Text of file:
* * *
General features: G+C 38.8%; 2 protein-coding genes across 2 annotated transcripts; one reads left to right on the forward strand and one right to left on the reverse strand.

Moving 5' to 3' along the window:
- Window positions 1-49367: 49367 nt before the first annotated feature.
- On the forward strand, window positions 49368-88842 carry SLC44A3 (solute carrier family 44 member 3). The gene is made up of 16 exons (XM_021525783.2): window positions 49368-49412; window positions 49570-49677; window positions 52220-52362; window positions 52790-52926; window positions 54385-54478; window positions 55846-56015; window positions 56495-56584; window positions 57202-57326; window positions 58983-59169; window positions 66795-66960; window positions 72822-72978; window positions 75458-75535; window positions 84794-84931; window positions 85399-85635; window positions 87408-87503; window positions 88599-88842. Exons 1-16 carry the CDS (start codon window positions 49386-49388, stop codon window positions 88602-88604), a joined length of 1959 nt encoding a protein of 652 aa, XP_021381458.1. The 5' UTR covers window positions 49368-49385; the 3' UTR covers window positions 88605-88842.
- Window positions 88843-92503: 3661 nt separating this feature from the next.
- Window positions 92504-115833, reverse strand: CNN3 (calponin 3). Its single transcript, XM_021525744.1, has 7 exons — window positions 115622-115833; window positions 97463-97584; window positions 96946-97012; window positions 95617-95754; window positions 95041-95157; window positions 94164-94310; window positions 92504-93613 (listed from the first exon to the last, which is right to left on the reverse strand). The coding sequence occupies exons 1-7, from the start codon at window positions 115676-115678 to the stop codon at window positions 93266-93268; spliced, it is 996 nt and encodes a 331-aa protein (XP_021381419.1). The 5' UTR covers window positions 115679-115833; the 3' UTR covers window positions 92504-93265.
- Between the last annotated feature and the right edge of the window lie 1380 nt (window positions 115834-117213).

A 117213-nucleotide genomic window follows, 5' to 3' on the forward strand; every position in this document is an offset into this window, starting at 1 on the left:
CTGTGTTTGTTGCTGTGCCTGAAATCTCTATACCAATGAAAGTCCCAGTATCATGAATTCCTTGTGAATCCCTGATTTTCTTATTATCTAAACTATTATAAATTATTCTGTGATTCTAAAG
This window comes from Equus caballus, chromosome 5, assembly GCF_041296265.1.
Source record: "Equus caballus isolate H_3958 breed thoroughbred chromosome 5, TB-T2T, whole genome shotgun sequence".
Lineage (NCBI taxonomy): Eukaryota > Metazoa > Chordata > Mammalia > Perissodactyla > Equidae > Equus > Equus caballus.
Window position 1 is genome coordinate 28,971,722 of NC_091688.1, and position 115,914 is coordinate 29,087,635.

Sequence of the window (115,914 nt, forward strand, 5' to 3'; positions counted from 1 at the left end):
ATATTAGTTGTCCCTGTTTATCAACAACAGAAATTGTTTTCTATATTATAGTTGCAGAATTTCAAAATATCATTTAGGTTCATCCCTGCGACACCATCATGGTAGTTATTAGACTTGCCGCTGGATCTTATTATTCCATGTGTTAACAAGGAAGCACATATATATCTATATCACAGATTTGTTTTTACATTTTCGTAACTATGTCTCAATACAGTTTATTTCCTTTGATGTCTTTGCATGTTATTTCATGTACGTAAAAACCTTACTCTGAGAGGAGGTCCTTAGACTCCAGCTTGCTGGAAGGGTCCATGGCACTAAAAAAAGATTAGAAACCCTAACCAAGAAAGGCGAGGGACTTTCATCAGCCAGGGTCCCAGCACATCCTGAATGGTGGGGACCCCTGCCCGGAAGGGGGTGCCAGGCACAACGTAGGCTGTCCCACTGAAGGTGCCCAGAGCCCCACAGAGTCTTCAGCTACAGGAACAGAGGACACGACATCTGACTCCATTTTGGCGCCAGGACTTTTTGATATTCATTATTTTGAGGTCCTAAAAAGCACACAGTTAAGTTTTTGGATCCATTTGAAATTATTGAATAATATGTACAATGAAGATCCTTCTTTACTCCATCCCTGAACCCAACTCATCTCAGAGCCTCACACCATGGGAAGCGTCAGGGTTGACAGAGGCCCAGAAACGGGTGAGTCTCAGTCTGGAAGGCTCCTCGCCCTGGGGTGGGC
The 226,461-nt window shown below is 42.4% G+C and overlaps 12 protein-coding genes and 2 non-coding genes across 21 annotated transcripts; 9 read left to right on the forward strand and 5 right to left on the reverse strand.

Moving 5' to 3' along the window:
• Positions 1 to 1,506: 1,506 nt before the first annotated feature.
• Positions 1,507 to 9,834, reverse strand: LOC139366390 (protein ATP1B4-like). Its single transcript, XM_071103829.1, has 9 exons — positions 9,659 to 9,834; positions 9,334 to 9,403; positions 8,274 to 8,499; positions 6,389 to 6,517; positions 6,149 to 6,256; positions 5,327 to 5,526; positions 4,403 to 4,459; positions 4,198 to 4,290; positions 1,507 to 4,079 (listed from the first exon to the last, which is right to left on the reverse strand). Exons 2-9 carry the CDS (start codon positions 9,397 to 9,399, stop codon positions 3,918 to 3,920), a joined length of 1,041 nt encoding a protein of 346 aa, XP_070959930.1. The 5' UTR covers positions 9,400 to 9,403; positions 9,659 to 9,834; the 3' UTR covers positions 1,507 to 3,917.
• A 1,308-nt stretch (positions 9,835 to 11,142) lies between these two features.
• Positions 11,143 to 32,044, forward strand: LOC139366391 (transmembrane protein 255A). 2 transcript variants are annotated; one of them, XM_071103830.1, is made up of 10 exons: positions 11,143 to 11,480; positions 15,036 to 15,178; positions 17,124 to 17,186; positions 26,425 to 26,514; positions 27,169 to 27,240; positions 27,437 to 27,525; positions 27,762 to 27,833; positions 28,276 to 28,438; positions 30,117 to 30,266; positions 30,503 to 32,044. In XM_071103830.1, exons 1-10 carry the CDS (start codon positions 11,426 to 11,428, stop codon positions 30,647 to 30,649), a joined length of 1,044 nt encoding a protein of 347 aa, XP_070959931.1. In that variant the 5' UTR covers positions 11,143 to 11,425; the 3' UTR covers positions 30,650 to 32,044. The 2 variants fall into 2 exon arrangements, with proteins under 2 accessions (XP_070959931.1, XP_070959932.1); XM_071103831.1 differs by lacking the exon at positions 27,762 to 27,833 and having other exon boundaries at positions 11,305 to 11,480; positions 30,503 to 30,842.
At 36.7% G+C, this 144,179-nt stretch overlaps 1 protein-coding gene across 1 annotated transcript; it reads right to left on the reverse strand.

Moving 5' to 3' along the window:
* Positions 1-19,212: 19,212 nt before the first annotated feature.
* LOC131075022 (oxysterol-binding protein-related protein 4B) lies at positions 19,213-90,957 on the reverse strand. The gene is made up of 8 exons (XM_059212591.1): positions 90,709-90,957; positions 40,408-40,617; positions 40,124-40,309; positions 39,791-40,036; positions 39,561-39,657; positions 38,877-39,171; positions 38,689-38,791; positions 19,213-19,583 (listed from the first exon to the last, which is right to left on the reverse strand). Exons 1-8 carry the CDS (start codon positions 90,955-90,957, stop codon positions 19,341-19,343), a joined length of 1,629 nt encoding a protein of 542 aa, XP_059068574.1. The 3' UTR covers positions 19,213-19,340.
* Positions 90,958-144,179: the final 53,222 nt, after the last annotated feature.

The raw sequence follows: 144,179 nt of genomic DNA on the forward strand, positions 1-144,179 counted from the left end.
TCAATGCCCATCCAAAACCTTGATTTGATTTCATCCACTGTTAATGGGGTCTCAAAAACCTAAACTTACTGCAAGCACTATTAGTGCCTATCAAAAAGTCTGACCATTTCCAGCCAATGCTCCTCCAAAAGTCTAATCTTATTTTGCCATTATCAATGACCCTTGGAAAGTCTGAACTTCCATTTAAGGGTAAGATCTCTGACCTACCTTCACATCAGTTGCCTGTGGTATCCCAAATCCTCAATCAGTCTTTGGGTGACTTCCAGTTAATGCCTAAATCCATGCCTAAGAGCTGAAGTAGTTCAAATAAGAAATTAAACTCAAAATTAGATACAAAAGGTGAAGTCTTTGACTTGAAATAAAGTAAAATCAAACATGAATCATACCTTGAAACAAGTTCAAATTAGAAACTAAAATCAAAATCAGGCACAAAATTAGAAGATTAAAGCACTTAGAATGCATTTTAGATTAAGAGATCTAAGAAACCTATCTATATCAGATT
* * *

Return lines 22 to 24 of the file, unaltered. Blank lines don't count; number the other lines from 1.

At 36.7% G+C, this 144,179-nt stretch overlaps 1 protein-coding gene across 1 annotated transcript; it reads right to left on the reverse strand.

Moving 5' to 3' along the window:
* Positions 1-19,212: 19,212 nt before the first annotated feature.